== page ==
Specific cognitive dimensions found to be impaired in STPD include attention, visual, and auditory working memory; verbal learning; and memory. Although STPD individuals perform poorly on executive function tasks, the more generalized intellectual deficits found in schizophrenia are not observed in STPD (57, 91). These cognitive deficits may contribute to the impairments in social rapport and inability to read social cues seen in STPD patients. Actually, deficits in working memory have been correlated with interpersonal impairment (92).
Decreased dopaminergic and noradrenergic activity in the prefrontal cortex may contribute to the cognitive impairment in STPD. This is consistent with functional studies showing decreases in frontal activation during executive functioning tasks in STPD subjects. However, unlike schizophrenic patients and normal subjects, STPD subjects appear to activate other compensatory regions during executive function tasks (93). STPD subjects also suffer deficits in information processing, reflected in physiological impairments seen in the schizophrenia spectrum. These include deficits in prepulse inhibition (PPI) of the acoustic startle response, in the startle blink paradigm, in the P50 evoked potential paradigm, or in smooth pursuit eye movement among others (See Siever and Davis  for a review).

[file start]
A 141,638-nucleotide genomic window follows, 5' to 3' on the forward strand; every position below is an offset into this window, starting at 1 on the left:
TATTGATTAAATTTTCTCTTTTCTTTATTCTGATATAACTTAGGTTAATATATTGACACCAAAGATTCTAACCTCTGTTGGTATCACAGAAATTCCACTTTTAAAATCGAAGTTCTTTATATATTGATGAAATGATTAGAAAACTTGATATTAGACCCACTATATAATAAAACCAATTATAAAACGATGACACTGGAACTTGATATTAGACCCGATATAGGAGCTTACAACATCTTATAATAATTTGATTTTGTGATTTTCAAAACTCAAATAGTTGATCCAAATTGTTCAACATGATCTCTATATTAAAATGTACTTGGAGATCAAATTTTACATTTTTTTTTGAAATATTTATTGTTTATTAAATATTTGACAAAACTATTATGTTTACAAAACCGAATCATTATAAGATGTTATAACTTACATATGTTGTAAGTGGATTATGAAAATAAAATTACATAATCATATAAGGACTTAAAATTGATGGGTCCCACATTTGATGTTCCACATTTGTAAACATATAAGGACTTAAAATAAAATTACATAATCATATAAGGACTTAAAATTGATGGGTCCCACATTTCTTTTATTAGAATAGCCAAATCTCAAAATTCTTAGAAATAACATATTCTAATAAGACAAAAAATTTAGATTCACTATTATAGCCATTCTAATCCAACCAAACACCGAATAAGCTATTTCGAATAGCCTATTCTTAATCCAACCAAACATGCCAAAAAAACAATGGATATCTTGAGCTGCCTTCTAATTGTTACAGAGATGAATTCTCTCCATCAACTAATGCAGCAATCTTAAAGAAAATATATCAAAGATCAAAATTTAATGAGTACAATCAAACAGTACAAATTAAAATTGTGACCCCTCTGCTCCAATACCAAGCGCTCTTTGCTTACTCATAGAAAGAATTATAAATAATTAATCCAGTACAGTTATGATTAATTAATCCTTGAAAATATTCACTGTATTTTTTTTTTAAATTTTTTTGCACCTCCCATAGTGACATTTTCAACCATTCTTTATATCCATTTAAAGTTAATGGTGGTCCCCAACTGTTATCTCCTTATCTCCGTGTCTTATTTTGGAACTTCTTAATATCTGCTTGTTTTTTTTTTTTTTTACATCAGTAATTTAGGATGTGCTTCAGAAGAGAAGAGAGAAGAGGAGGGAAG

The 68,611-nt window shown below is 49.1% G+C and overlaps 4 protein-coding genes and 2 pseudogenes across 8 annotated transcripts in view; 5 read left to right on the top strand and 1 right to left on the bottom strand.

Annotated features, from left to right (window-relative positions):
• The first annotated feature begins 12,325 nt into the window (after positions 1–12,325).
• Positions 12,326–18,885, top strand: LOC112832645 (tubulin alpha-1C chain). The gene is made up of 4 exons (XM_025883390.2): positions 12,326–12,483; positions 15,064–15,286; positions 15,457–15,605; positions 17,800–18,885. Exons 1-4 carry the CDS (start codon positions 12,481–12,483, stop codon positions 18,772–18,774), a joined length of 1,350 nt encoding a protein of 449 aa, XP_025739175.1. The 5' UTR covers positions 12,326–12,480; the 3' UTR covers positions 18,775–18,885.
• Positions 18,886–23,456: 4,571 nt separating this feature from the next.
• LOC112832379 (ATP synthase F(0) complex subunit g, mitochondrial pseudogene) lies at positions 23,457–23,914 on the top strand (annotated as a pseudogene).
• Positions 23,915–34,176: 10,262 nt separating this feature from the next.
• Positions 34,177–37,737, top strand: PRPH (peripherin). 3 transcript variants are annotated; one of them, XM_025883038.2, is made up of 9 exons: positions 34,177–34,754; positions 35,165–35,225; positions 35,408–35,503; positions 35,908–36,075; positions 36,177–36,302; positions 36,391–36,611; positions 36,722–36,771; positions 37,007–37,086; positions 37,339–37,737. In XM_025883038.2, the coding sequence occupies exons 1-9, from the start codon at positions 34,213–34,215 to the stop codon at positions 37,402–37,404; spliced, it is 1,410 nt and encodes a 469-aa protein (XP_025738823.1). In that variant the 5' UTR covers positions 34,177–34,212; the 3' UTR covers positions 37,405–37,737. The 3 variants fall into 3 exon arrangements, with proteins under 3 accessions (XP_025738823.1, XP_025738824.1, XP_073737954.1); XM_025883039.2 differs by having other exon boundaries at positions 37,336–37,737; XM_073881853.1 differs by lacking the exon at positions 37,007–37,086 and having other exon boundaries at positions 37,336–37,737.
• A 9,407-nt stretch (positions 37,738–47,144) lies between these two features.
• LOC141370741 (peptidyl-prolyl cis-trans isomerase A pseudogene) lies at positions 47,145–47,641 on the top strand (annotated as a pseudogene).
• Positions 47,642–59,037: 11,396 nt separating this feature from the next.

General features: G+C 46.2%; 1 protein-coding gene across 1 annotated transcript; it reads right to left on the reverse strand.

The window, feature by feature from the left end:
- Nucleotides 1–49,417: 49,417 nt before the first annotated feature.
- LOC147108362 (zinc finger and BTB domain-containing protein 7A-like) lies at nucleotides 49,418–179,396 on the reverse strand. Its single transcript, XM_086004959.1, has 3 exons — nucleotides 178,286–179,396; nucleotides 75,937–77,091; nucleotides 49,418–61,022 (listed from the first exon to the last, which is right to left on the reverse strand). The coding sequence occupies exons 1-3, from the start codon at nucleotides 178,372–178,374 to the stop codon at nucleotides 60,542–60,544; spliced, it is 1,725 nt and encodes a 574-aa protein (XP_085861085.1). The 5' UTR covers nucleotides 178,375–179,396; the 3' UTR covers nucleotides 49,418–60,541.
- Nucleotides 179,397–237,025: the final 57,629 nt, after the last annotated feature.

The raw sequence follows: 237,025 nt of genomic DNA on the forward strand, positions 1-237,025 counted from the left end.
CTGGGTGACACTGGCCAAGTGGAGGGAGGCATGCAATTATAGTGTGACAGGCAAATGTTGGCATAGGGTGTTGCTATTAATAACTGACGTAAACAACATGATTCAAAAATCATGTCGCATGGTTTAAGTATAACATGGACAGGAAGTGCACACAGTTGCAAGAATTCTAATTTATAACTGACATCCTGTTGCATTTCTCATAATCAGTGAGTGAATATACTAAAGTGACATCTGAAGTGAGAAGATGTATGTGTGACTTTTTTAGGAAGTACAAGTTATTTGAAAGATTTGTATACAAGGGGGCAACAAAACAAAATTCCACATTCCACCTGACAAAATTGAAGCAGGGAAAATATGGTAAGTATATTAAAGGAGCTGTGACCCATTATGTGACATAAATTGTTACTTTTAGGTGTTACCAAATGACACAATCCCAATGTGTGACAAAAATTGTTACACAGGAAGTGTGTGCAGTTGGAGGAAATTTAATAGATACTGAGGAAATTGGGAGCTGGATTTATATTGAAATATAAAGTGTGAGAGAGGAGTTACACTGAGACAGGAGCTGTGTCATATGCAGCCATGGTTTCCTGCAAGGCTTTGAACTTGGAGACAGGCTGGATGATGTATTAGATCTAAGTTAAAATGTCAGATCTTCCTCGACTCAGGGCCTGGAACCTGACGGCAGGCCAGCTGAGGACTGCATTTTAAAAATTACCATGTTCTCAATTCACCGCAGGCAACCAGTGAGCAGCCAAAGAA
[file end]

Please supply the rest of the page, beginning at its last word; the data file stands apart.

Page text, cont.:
In summary, STPD subjects show cognitive and physiological impairments that seem to be partially caused by reduced prefrontal dopaminergic function, which may be partially compensated by activation in other brain areas not used by healthy comparison subjects.
STPD is partly heritable (94), and its genetic factors overlap with those for schizophrenia and other schizophrenia spectrum disorders (95, 96). It has been suggested that positive and negative symptoms of STPD represent two distinct heritable dimensions. Thus, in disorders of the schizophrenia spectrum, a set of genetic factors expressed as social and cognitive deficits (“spectrum phenotype”) might be transmitted independently from a second genetic factor set related to psychosis (“psychotic phenotype”) (6). Dopaminergic candidate genes, including the dopamine D4 receptor and the dopamine β-hydroxylase gene, have been found to be associated with psychosis-like symptomatology (6, 57). A polymorphism of catechol-O-methyltransferease (COMT), which metabolizes dopamine and regulates its activity in the frontal cortex, has been associated with working memory deficits and other cognitive deficits both in subjects with schizophrenia and in subjects with STPD (97, 98). In a large cohort of young healthy individuals, Stefanis et al. showed an association between common variants in G-protein signaling 4 (RGS4) and d-amino acid oxidase (DAAO) genes with negative schizotypal personality traits; dysbindin (DTNBP1) variants were associated with positive and paranoid schizotypy measures (99, 100). Finally, preliminary results from our group, using the custom Consortium on the Genetics of Schizophrenia (COGS) 1,536-SNP chip, showed a strong association between polymorphisms in ERBB4, NRG1, and genes involved in glutamate, dopamine, GABA, and serotonin receptor signaling, as well as cell signal transduction, with categorical clinical diagnosis (STPD versus healthy comparison subjects) and dimensional quantitative phenotypes of STPD, including cognitive impairment, interpersonal deficits, and paranoia (Siever and Roussos, unpublished data).
In summary, several genetic variants have been associated with STPD traits and/or dimensional quantitative phenotypes of STPD, including cognitive impairment symptoms, opening promising avenues for research and pharmacological targets.